During the late middle ages, the island was under the control of the Knights of St. John; the ruins of seven small fortresses can still be visited.
Tilos has the ruins of seven castles and a couple of picturesque monasteries. The most recent claim to fame on Tilos is the discovery of a number of ancient skeletons of a species of pygmy elephants which survived on the island until about 3500 bc.
Because of a long-standing hunting ban, the island is a birdwatcher's joy. Walkers also enjoy the many pleasant paths on Tilos.
Tilos has good beaches, and many of them are tolerating, if not fully accepting, nude sunbathing.
Unique Island Flora and Fauna
Tilos has more than 125 wild bird species (one quarter of which are included in Annex I of the EU Birds Directive); 378 documented plant species [unofficial estimate exceeds 1,000], including 28 different types of orchids, 8 of which are classified as rare; six mountains reaching 654 meters in height which are dotted with 7 ancient castles and hundreds of Byzantine chapels; 19 beaches, which are accessible by road or only by sea or on foot; and an underground network of freshwater springs that nourish the entire island including the fertile agricultural valley of Eristos to the south.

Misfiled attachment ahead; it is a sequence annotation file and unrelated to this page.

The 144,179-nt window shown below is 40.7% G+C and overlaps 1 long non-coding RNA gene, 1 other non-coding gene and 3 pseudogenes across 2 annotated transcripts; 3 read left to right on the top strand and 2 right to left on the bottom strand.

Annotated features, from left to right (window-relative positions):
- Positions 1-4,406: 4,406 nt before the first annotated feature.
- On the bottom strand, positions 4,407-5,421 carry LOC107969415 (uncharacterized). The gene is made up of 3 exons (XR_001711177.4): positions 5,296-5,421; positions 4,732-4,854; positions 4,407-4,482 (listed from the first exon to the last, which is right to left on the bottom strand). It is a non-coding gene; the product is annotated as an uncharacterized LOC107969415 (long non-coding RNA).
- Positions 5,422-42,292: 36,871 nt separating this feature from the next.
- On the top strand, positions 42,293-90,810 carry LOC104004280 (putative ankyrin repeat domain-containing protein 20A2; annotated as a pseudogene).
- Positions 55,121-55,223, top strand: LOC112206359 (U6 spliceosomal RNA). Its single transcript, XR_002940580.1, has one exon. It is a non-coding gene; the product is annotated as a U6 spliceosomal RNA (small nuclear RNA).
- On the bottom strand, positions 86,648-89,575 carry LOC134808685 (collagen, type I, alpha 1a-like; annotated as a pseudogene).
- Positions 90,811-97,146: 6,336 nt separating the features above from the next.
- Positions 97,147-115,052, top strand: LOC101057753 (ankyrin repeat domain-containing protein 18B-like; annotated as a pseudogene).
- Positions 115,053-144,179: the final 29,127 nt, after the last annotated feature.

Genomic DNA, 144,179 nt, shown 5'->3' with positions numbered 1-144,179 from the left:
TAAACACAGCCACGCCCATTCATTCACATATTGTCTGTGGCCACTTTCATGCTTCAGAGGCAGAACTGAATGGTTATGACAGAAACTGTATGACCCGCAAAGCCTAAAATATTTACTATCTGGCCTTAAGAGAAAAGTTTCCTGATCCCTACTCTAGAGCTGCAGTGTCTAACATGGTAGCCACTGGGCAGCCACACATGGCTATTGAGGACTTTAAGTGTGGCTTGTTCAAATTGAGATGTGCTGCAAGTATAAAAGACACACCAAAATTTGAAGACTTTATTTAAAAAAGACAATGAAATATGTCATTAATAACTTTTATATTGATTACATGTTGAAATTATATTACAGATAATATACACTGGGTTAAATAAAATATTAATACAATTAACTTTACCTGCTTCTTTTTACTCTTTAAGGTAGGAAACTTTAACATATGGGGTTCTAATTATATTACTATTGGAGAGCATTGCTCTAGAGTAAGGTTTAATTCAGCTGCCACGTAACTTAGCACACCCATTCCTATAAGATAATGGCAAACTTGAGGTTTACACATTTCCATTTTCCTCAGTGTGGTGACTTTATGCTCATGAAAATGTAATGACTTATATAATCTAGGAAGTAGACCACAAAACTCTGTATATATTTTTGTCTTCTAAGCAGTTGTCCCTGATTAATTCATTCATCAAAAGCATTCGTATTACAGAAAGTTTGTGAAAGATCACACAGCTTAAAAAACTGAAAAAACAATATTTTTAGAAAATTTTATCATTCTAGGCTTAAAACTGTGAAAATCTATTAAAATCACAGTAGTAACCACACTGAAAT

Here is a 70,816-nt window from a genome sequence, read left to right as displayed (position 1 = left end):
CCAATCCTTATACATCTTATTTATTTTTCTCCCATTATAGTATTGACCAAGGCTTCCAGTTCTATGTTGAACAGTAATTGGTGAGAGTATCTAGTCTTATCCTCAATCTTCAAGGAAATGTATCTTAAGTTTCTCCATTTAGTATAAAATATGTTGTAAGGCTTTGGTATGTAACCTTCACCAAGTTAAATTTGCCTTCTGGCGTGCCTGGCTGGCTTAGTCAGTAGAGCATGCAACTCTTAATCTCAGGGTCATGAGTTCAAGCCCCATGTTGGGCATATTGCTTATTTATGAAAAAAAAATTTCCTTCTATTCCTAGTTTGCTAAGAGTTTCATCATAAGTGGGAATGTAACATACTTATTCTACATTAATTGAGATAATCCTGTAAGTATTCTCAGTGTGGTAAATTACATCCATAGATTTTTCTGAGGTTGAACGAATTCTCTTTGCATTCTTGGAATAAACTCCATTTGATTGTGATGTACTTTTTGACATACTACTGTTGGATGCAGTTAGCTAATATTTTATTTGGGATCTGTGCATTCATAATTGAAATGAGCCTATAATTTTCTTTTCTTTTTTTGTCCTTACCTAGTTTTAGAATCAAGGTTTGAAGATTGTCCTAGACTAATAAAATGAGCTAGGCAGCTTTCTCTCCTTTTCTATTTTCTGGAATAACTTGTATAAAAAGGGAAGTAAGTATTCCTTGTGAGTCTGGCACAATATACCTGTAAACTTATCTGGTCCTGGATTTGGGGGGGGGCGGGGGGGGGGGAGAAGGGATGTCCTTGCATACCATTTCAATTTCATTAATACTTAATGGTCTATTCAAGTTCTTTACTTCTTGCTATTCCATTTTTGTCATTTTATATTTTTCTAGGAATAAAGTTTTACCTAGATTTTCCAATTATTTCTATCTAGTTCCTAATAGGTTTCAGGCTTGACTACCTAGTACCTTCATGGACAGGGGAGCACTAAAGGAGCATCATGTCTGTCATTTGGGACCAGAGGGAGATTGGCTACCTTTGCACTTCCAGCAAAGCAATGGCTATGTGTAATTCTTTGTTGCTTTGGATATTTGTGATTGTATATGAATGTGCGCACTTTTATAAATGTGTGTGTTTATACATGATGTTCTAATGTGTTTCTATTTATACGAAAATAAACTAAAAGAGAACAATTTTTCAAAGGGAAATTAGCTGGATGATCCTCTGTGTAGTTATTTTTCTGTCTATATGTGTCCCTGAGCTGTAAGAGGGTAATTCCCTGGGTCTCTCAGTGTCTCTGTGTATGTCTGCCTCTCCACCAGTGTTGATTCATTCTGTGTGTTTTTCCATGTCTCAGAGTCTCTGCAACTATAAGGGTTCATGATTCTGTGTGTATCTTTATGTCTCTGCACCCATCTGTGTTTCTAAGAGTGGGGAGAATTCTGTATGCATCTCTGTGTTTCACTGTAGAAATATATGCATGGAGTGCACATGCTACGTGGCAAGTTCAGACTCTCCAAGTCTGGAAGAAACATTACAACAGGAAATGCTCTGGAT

Tilos is surrounded by the blue Aegean which is populated with the critically endangered Mediterranean Monk Seal, Bottlenose and Striped Dolphnis, tuna, whales and priority marine habitat types such as the pseudo-steppe with grasses and annuals [Thero-Brachypodietea].
The island economy is primarily based on eco-tourism and also agricultural farming of fruits, vegetables, and citrus, olive, almond and pear trees.
Island eco-tourism features 6 principle island walking paths that vary in distance and degree of ease or difficulty; Byzantine era churches with original frescoes; autumn and spring donkey rides through the countryside to a seaside picnic on the beach; a visit to the Harkadio Cave in Messaria which is the archaelogical site of the discovery of Neolithic tools, fossils and the bones of deer and dwarf elephants that inhabited Tilos in 7,000 B.C.; the magnificent 15th century monastery of St. Panteleimon at the west end; and bird watching, especially during the island’s three year LIFE Nature Project which is designed to increase the population of three threatened wild bird species.